The following week, I attended my first LLL meeting. Maddy was there along with 25 other nursing mothers. Four of us were there with newborns and having major difficulties! Maddy lined us up on the couch at the end of the meeting and asked us to show her how our babies were nursing. I never imagined I would be sitting in a room full of strangers breastfeeding my three-week-old baby with my breast exposed. But Maddy was so genuinely tender, giving, and unself-conscious that she made each of us feel uninhibited enough to focus on her straightforward guidance. I even felt comfortable enough to let her show me how to get Rachel latched on correctly. Maddy spent two hours at that meeting and many hours on the phone helping me nurse my baby.

A year later, she invited me to become a Leader. Throughout my application, she stood by me, guided me, coached me, and gave me lots of loving support. When I watch Maddy with her two children, I see these same qualities in her mothering style.

She is a gentle, loving person who makes all those around her smile. Without her mother-to-mother support I would have never nursed successfully, much less for over three years. I am a Leader, an Area Conference Supervisor, and a better mother because of Maddy. Anytime I meet someone who knows Maddy, they always have the same comment, "Don't you just love Maddy? She is one of the best friends I have, she just gives and gives." I will forever be grateful to her.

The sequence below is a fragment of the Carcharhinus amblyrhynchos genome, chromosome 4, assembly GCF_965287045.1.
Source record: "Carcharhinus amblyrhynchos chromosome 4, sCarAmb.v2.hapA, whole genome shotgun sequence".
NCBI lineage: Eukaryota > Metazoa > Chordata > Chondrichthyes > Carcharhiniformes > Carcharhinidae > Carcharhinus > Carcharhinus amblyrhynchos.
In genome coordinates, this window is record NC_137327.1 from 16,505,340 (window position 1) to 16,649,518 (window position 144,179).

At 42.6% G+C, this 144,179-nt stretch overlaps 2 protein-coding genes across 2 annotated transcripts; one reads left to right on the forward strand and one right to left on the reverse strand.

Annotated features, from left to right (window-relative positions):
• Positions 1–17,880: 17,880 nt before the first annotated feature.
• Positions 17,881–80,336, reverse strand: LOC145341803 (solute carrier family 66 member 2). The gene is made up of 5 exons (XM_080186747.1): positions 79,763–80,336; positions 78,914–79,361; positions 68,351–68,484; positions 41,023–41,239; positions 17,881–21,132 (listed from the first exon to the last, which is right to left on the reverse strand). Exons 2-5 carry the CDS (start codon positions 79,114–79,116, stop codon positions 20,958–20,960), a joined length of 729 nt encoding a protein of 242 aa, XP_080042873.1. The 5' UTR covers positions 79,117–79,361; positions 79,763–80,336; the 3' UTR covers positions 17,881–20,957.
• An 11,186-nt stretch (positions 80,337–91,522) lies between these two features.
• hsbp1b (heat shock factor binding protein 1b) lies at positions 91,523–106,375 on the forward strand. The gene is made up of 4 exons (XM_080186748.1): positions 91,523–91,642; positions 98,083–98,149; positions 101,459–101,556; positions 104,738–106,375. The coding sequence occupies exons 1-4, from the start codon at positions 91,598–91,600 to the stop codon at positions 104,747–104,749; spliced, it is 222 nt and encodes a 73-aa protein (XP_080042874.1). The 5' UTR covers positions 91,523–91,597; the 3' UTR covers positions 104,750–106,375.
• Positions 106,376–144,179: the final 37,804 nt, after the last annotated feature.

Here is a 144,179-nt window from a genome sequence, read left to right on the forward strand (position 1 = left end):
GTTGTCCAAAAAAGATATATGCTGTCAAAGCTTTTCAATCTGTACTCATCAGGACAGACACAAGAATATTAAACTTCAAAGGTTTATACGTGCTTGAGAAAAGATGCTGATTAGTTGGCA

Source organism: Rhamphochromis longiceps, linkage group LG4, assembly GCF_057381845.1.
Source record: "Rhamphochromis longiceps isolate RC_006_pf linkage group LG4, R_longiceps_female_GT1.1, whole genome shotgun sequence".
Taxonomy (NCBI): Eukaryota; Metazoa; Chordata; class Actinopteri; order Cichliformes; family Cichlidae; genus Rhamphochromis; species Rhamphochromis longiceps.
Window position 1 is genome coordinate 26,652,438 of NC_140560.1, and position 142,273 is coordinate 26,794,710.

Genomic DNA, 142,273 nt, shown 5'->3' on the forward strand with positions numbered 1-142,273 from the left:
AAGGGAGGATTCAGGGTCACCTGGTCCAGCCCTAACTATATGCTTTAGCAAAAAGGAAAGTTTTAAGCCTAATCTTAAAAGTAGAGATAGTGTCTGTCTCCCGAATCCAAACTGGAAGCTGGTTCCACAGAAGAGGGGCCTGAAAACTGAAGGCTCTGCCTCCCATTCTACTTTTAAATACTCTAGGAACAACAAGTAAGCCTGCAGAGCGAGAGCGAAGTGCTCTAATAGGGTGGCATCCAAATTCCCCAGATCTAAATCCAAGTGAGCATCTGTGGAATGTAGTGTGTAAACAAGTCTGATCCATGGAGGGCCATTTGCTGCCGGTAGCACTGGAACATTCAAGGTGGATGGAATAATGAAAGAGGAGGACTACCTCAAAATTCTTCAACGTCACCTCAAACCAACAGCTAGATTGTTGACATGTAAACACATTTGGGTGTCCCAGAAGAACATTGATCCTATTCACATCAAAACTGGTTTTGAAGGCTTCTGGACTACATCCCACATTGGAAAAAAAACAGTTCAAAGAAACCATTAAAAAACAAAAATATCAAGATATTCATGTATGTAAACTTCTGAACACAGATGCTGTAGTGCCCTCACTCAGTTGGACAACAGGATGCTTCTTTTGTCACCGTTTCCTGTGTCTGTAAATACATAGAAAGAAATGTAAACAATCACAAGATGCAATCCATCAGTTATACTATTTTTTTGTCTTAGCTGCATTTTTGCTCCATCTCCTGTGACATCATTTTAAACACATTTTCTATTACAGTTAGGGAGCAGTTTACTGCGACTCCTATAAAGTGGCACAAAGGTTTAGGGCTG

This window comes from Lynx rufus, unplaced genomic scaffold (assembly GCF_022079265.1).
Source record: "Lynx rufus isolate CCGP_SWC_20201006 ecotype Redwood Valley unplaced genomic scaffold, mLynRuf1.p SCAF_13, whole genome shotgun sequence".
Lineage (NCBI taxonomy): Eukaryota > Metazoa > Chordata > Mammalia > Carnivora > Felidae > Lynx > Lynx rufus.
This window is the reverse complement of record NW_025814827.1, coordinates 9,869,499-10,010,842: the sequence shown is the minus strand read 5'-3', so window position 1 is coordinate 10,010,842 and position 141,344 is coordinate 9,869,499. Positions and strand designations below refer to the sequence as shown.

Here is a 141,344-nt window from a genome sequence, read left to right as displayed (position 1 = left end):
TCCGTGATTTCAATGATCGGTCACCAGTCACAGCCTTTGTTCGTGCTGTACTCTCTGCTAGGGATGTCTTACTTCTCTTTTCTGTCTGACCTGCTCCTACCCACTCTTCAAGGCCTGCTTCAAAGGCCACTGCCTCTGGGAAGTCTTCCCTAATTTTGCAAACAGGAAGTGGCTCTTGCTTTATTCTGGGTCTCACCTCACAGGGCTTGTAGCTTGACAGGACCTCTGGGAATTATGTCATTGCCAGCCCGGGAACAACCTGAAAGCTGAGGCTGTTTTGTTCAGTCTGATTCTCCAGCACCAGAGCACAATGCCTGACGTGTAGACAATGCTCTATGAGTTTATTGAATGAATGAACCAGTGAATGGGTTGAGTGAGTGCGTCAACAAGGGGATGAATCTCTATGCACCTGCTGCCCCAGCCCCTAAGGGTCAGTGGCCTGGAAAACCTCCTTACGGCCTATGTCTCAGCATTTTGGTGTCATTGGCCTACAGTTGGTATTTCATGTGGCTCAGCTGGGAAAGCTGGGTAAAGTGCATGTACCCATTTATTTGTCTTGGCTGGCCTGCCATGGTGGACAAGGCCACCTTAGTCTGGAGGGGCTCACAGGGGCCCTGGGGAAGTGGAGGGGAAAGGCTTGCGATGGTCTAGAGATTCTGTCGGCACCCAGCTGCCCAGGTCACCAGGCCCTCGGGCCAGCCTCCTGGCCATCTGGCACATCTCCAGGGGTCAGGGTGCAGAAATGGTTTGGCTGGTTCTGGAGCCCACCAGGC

Sister-to-Sister Support

Jennifer Salamon
Bethlehem PA USA

On August 3, 2001, I gave birth to my first child. A beautiful healthy daughter named Cora Rose. My birthing experience was good, but Cora would not latch on. For 15 hours, I sought help from hospital employees, and was offered pacifiers and bottles. Even sugar water, without my consent, was put onto my nipple. Still, there was no latch on.

After not getting any sleep for 48 hours and Cora crying for a good portion of her first 24, my husband and I decided that we needed help. I called my sister, Angie McIntyre, and she arrived a little over an hour later.

She walked in the hospital room with a big smile on her face, an LLL bag filled with information, and good food. She greeted Mark, my mother, and me then started to rub her hands together to warm them.

Taking Cora she walked to calm her while guiding me on how I should be positioned to be comfortable. Then, she simply brought Cora to me, placed her in my arms and directed her head onto my breast. Latch on! Cora nursed for 40 minutes. It was a moment we will never forget.

Over the next few weeks, Angie was like a personal lifeline to me. There were many times I would call her crying, tired, frustrated, and feeling guilty because I just thought I couldn't do it anymore. With no pressure, just kind and loving guidance, Angie would put everything into perspective, reassure me that it would get easier and that the rewards were endless.

Today, I am still nursing Cora and plan to naturally wean. I often think about where I might be if I never had Angie's support. I also think of all the mothers and children she has helped over the years as an LLL Leader. As Angie puts it, what she does is a privilege. Well, it is a privilege for me to call her my sister. Thank you, Angie, for making these endless rewards possible for my family.

Neighborly Encouragement

Jill Cunningham
Avondale Estates GA USA